Belle Michigan: Women-led startups have a partner in Belle Michigan. This angel group is dedicated to providing funding and guidance for startups with women at the helm of the ship. They are focused in providing investments in technology-enabled services, life sciences/medical devices, mobile/internet/IT, advanced manufacturing and clean tech market sectors.
Michigan Angel Fund: This angel fund is definitely focused on the bottom line, as they prefer funding early stage startups that are close to making revenue. They are focused on IT, clean tech, advance manufacturing, and health care investments.
Bluewater Angels Investment Network: This angel group is filled with more than 30 high-valued investors looking to provide early stage venture and debt financing investments. Their funding focus is on clean technology and web hosting startups.
Grand Angels: This angel group is about more than just funding. They aim to provide early-stage startups with intellectual and networking capital in order to facilitate growth and produce revenue. Their funding focuses are on western Michigan but are open to a wide range of startups to provide business growth, job creation, and the attraction and retention of local talent.
The key to a successful startup is baby steps. And with these pre-seed funds, startups can take the first steps they need to acquire funding and become a full-on company. With a number of successful funds present in Michigan, it is only a matter of time before startups start popping up all over the Motor City:
Michigan Pre-Seed Fund II: This $6.8 million investment fund is managed by Invest Michigan, a non-profit corporation based in Detroit. This fund, along with its co-investors, provide funding to early-stage startups in a wide variety of sectors across Detroit. In its 18 months of existence, the fund has invested in 31 companies.
Michigan Pre-Seed Capital Fund: While this fund is completely spoken for, it’s success is a testament to the prowess of pre-seed funds in Michigan. As the predecessor to the previous fund, it provided over 70 portfolio companies with funding. Some of their companies even enjoyed Series A and Series B funding rounds in the high millions.
First Step Fund: This Invest Michigan fund is non-industry specific, allowing for startups from across the Detroit area to vie for funding. The First Step Fund focuses on very early stage startups with high potential in their respective fields. And with a diverse focus, 50 percent of this fund’s companies are led by women or minorities.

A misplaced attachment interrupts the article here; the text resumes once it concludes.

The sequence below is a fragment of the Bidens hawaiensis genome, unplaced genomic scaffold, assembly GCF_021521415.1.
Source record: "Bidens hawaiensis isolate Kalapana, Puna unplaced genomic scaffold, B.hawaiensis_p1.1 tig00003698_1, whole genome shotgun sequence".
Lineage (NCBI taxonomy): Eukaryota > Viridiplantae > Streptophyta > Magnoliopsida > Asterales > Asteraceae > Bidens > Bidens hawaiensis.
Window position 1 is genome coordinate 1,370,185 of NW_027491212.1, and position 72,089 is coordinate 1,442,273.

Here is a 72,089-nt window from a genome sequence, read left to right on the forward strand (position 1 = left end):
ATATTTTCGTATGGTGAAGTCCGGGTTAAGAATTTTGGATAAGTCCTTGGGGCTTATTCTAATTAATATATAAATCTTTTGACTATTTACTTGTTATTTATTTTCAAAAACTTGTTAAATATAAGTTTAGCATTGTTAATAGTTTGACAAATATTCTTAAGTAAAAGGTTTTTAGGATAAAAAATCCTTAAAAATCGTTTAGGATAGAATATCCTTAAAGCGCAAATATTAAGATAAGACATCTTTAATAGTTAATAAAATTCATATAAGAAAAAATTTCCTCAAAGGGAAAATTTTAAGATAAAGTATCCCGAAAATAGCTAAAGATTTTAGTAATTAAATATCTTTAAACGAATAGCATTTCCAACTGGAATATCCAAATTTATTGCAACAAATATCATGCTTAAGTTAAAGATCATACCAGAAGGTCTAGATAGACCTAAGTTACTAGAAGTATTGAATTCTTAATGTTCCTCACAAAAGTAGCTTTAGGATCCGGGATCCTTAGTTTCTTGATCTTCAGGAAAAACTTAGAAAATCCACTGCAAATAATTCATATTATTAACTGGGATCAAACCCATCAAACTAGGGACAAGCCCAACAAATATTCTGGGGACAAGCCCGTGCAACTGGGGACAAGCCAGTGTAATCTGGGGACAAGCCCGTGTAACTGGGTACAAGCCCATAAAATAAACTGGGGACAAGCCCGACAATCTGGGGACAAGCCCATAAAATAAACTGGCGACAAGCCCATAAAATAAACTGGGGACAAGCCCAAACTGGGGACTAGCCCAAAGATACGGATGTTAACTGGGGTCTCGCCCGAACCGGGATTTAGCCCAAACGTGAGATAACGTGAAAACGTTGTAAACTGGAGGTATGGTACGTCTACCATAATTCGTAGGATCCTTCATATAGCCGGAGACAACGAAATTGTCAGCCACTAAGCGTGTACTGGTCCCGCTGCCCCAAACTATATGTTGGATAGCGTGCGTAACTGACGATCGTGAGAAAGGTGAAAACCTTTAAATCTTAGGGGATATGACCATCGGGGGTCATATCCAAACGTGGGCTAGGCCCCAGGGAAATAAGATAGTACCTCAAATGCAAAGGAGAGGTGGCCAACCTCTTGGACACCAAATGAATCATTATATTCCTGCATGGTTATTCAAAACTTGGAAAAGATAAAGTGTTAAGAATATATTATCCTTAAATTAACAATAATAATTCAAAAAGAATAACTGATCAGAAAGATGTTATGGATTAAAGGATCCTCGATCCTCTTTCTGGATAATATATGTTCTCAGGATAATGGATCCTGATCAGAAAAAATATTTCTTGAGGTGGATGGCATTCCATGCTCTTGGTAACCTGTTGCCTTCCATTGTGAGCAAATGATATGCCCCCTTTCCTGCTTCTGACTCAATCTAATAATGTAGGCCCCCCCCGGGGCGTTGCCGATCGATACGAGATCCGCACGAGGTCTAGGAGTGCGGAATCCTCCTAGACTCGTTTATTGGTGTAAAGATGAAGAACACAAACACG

Getting funding can only get a company so far. Without mentorship and proper education, startups can run out of steam before they even hit the market. Fortunately, the wide range of accelerators can help startups get through the idea, pre-seed and seed stages of running a business:
Desai Accelerator: This 13-week intensive program will help startups grow through mentorship and guidance. They accept startups in “cohorts” and the program culminates in a Demo Day that let’s companies show off their new product. It is based out of the University of Michigan but anyone can apply.
Techstars Mobility: This accelerator is based out of Detroit and provides startups with the guidance they need to stick it out through the early-stages of business growth. It’s a 90-day mentorship program that helps startups with technology focused on the movement of people, goods and services.
This article is part of a Startup Week content series brought to you by CHASE for BUSINESS. Startup Week is celebration of entrepreneurs in cities around the globe.CHASE for BUSINESS is everything a business needs in one place, from expert advice to valuable products and services. Find business news, stories, insights and expert tips all in one place atChase.com/forbusiness. Read the rest of our Startup Week series here.
Photo: Flickr / Bob Julius